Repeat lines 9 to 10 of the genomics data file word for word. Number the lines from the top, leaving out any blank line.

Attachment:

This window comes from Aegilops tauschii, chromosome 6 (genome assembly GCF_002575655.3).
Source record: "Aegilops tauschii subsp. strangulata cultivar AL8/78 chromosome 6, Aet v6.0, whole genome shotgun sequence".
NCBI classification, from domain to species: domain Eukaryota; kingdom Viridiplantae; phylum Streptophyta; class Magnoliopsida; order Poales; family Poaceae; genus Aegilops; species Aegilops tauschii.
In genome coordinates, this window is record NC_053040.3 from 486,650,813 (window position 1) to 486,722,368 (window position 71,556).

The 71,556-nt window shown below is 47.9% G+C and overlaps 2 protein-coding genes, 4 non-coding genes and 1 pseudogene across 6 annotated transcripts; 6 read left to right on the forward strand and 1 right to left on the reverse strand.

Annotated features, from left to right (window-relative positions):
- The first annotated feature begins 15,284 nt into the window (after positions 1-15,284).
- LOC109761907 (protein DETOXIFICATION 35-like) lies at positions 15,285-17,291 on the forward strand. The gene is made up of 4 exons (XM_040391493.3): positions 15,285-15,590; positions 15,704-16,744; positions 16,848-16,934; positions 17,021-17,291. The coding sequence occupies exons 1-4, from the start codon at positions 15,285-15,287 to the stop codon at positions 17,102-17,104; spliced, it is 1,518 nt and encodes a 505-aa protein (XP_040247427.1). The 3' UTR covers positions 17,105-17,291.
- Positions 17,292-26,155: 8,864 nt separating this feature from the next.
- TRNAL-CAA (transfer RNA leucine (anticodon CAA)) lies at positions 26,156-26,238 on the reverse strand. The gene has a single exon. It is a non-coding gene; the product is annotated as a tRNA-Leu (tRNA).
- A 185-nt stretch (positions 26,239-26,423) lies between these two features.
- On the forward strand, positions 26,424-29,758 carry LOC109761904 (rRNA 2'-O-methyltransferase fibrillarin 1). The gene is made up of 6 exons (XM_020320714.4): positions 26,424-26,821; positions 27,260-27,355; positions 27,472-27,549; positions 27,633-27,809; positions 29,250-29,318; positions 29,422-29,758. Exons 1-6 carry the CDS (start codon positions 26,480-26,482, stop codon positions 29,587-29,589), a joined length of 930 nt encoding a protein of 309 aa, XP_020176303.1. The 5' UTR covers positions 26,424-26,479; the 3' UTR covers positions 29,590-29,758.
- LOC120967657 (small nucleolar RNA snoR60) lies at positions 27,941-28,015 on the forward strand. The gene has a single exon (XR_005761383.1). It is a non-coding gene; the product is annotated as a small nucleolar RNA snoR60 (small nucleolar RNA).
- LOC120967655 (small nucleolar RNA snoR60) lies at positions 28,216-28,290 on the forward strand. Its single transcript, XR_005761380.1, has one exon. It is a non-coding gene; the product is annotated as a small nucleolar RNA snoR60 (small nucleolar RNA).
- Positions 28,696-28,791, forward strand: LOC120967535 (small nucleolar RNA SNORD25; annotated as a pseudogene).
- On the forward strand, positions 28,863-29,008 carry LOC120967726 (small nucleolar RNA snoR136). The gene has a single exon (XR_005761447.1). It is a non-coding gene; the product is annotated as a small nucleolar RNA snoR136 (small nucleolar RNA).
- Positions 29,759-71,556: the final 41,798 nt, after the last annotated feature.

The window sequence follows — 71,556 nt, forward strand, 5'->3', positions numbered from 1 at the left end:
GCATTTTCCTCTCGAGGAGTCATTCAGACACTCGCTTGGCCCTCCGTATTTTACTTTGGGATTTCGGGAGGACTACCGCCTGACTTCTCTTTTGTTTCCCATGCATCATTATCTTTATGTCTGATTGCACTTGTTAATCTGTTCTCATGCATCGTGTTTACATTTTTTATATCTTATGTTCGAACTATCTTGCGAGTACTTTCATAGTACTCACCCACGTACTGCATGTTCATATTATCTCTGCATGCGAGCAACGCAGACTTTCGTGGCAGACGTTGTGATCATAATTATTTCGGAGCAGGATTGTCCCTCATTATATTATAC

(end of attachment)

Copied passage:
- Positions 17,292-26,155: 8,864 nt separating this feature from the next.
- TRNAL-CAA (transfer RNA leucine (anticodon CAA)) lies at positions 26,156-26,238 on the reverse strand. The gene has a single exon. It is a non-coding gene; the product is annotated as a tRNA-Leu (tRNA).